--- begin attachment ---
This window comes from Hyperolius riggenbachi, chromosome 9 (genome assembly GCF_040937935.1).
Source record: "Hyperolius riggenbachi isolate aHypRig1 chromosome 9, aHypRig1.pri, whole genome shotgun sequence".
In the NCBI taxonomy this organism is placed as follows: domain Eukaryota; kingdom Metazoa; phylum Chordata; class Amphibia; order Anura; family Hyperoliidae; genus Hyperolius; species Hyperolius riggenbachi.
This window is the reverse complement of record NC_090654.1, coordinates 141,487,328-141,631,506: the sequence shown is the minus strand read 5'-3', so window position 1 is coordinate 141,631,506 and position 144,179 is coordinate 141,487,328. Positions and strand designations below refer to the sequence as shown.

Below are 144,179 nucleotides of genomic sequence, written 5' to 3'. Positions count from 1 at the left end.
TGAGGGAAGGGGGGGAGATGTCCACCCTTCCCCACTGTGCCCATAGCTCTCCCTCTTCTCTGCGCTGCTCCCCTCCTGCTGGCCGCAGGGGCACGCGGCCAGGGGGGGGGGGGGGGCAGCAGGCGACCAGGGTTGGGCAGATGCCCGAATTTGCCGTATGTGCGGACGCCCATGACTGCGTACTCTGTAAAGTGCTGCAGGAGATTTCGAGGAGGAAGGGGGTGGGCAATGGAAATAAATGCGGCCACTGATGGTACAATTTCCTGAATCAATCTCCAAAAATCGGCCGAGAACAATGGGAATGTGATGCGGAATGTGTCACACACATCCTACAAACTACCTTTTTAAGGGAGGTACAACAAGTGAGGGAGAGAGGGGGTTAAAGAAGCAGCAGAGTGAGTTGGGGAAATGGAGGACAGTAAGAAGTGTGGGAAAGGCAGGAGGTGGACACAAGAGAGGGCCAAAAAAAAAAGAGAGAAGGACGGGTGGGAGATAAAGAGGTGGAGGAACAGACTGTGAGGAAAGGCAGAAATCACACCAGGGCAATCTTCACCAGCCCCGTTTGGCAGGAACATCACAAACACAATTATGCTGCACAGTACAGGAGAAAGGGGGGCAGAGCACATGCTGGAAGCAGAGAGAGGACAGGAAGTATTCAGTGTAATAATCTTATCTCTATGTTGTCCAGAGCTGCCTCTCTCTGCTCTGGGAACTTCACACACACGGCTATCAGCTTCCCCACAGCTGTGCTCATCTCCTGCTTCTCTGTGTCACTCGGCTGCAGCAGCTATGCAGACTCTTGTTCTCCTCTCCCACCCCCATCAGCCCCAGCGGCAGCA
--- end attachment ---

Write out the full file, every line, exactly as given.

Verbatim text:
This window comes from Hyperolius riggenbachi, chromosome 9 (genome assembly GCF_040937935.1).
Source record: "Hyperolius riggenbachi isolate aHypRig1 chromosome 9, aHypRig1.pri, whole genome shotgun sequence".
In the NCBI taxonomy this organism is placed as follows: domain Eukaryota; kingdom Metazoa; phylum Chordata; class Amphibia; order Anura; family Hyperoliidae; genus Hyperolius; species Hyperolius riggenbachi.
This window is the reverse complement of record NC_090654.1, coordinates 141,487,328-141,631,506: the sequence shown is the minus strand read 5'-3', so window position 1 is coordinate 141,631,506 and position 144,179 is coordinate 141,487,328. Positions and strand designations below refer to the sequence as shown.

Below are 144,179 nucleotides of genomic sequence, written 5' to 3'. Positions count from 1 at the left end.
TGAGGGAAGGGGGGGAGATGTCCACCCTTCCCCACTGTGCCCATAGCTCTCCCTCTTCTCTGCGCTGCTCCCCTCCTGCTGGCCGCAGGGGCACGCGGCCAGGGGGGGGGGGGGGGCAGCAGGCGACCAGGGTTGGGCAGATGCCCGAATTTGCCGTATGTGCGGACGCCCATGACTGCGTACTCTGTAAAGTGCTGCAGGAGATTTCGAGGAGGAAGGGGGTGGGCAATGGAAATAAATGCGGCCACTGATGGTACAATTTCCTGAATCAATCTCCAAAAATCGGCCGAGAACAATGGGAATGTGATGCGGAATGTGTCACACACATCCTACAAACTACCTTTTTAAGGGAGGTACAACAAGTGAGGGAGAGAGGGGGTTAAAGAAGCAGCAGAGTGAGTTGGGGAAATGGAGGACAGTAAGAAGTGTGGGAAAGGCAGGAGGTGGACACAAGAGAGGGCCAAAAAAAAAAGAGAGAAGGACGGGTGGGAGATAAAGAGGTGGAGGAACAGACTGTGAGGAAAGGCAGAAATCACACCAGGGCAATCTTCACCAGCCCCGTTTGGCAGGAACATCACAAACACAATTATGCTGCACAGTACAGGAGAAAGGGGGGCAGAGCACATGCTGGAAGCAGAGAGAGGACAGGAAGTATTCAGTGTAATAATCTTATCTCTATGTTGTCCAGAGCTGCCTCTCTCTGCTCTGGGAACTTCACACACACGGCTATCAGCTTCCCCACAGCTGTGCTCATCTCCTGCTTCTCTGTGTCACTCGGCTGCAGCAGCTATGCAGACTCTTGTTCTCCTCTCCCACCCCCATCAGCCCCAGCGGCAGCA